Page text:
2. Rolf,
    You would have liked the concert we were at last night: The Philharmonia Baroque Orchestra, at the Bing Concert Hall at Stanford University. Bach, Handel, and Telemann, all on period instruments and partly with a countertenor vocalist.
    We are both patrons and volunteer ushers at Stanford so we get a regular infusion of live music (classical being my choice) — in addition to trips to the San Francisco Symphony.
    I found your blog via a G+ notice — I hope your blogging goes well for you!

    • Hi Paul,
      thanks for your comment — yes, that would indeed have been an interesting concert! I have also been following “Voices of Music” via Facebook / G+ / Twitter lately — I’m pretty sure you have been to their concerts as well, as they seem to be based in the Bay area?
      Blogging: well, just 10 days ago I decided to move my entire music blog site (154 published postings, some 15 in draft state) from Google/Blogger over to; this looked like a scary exercise, as my posts are typically much longer than my (notoriously long) newsletter articles, back at Varian/Agilent — however, after 10 days I have transferred already around 70 postings — I suspect I will be finished in 2 weeks or so, and after that I’ll be able to focus on new content again… WordPress is so much easier to work with — almost quirk-free; I wish I had made that transition earlier!
      I hope you are doing well? Right now, my blog keeps me as busy (or more) than my former job…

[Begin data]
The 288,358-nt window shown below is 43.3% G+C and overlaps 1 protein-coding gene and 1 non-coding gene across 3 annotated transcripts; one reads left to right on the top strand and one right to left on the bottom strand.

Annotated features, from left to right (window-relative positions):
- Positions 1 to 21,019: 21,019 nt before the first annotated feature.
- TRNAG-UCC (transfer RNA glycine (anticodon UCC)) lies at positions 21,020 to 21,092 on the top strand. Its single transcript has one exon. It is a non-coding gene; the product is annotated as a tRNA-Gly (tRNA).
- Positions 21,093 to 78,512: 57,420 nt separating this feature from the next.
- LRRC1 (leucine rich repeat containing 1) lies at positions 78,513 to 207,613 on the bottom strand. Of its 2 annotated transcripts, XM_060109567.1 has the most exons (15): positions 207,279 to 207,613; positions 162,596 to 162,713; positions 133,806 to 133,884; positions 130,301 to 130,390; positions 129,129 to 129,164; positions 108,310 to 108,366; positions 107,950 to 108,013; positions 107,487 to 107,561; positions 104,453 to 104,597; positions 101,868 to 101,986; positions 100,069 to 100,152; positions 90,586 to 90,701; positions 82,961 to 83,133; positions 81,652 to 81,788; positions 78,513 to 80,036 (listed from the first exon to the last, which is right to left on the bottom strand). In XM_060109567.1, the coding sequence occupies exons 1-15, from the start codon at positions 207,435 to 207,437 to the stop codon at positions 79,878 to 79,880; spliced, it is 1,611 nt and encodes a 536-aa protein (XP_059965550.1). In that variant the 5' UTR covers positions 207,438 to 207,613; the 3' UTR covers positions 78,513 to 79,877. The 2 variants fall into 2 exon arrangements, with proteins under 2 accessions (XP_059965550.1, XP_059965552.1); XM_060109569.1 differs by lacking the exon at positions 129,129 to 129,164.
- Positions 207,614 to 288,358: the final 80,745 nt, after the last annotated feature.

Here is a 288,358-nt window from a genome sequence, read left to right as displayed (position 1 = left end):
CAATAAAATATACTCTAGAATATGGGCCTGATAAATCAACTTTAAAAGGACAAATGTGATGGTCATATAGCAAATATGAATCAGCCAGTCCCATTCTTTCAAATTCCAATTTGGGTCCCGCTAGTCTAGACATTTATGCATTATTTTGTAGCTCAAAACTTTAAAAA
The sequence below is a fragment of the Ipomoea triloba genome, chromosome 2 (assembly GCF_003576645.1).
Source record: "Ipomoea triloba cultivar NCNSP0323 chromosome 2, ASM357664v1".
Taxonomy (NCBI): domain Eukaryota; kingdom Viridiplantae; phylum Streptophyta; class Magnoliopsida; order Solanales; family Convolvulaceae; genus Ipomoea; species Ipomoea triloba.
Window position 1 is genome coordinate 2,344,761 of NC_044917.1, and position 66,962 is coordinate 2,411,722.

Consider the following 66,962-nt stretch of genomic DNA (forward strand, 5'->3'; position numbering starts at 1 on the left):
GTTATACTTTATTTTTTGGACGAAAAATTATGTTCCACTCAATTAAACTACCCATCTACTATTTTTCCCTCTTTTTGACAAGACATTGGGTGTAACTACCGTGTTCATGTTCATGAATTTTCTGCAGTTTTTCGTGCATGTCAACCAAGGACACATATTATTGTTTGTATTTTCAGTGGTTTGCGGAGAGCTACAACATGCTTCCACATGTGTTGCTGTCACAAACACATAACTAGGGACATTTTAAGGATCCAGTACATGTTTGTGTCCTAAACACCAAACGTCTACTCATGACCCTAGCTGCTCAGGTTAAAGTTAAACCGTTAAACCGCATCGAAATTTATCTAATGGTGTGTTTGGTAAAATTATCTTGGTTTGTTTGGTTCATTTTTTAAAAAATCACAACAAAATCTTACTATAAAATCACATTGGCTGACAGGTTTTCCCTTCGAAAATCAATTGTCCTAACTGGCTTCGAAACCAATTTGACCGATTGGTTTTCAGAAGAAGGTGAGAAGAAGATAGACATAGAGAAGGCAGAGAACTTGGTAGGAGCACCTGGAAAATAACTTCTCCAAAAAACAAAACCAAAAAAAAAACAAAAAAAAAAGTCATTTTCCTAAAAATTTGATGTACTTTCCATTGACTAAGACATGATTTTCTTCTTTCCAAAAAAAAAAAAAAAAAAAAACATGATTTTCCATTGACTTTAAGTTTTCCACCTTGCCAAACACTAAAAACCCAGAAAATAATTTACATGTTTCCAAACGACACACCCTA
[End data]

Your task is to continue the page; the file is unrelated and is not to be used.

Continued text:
Best regards,

  3. Dear Rolf,

    I ‘stumbled across’ your blog whilst searching for reviews about recordings of Beethoven symphonies. I read Gramophone and Fanfare, but I think that your reviews are often far more detailed and balanced than those of these esteemed professional record critics. I agree with your approach to analysing recordings based on what is in the score- an essential starting point that some ignore! I cannot begin to imagine how much time and thought you put into this.

    By coincidence, Beethoven’s 4th symphony was the subject of a recordings comparison just over a week ago on BBC Radio 3 and the critic recommended David Zinman as a ‘library choice’. It was quite cheap to order his set of all the symphonies. They have just arrived. I notice that you are selective about which recordings you analyse, but I was wondering whether you had a view on HIP recordings other than Norrington (e.g. Gardiner, Brüggen, Immerseel or Krivinne) and on the Chailly Leipzig set- not HIP, but claims to follow the metronome markings.